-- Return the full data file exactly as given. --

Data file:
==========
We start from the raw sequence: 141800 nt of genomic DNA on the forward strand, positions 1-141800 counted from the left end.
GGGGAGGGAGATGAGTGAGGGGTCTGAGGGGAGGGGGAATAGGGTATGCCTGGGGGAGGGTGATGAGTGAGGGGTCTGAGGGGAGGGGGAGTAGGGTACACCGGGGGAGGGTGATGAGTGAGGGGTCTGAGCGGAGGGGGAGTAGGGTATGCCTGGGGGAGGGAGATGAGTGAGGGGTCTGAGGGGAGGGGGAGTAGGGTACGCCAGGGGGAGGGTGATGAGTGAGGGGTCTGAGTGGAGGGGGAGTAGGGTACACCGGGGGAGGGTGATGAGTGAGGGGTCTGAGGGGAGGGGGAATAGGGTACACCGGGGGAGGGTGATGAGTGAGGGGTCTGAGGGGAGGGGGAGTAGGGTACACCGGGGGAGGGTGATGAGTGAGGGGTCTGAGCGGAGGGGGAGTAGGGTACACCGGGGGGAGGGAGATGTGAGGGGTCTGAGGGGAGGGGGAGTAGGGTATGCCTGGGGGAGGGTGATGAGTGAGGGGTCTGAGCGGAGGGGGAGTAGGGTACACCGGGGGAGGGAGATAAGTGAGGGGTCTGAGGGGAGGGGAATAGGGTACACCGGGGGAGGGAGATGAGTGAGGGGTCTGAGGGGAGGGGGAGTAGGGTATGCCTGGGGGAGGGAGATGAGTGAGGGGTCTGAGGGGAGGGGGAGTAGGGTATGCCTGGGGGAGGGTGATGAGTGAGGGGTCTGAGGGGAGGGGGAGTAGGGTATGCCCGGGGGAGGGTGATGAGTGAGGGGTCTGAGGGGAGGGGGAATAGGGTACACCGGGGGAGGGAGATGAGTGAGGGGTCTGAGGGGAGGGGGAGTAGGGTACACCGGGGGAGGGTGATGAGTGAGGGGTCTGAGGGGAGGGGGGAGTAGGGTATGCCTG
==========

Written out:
We start from the raw sequence: 141800 nt of genomic DNA on the forward strand, positions 1-141800 counted from the left end.
GGGGAGGGAGATGAGTGAGGGGTCTGAGGGGAGGGGGAATAGGGTATGCCTGGGGGAGGGTGATGAGTGAGGGGTCTGAGGGGAGGGGGAGTAGGGTACACCGGGGGAGGGTGATGAGTGAGGGGTCTGAGCGGAGGGGGAGTAGGGTATGCCTGGGGGAGGGAGATGAGTGAGGGGTCTGAGGGGAGGGGGAGTAGGGTACGCCAGGGGGAGGGTGATGAGTGAGGGGTCTGAGTGGAGGGGGAGTAGGGTACACCGGGGGAGGGTGATGAGTGAGGGGTCTGAGGGGAGGGGGAATAGGGTACACCGGGGGAGGGTGATGAGTGAGGGGTCTGAGGGGAGGGGGAGTAGGGTACACCGGGGGAGGGTGATGAGTGAGGGGTCTGAGCGGAGGGGGAGTAGGGTACACCGGGGGGAGGGAGATGTGAGGGGTCTGAGGGGAGGGGGAGTAGGGTATGCCTGGGGGAGGGTGATGAGTGAGGGGTCTGAGCGGAGGGGGAGTAGGGTACACCGGGGGAGGGAGATAAGTGAGGGGTCTGAGGGGAGGGGAATAGGGTACACCGGGGGAGGGAGATGAGTGAGGGGTCTGAGGGGAGGGGGAGTAGGGTATGCCTGGGGGAGGGAGATGAGTGAGGGGTCTGAGGGGAGGGGGAGTAGGGTATGCCTGGGGGAGGGTGATGAGTGAGGGGTCTGAGGGGAGGGGGAGTAGGGTATGCCCGGGGGAGGGTGATGAGTGAGGGGTCTGAGGGGAGGGGGAATAGGGTACACCGGGGGAGGGAGATGAGTGAGGGGTCTGAGGGGAGGGGGAGTAGGGTACACCGGGGGAGGGTGATGAGTGAGGGGTCTGAGGGGAGGGGGGAGTAGGGTATGCCTG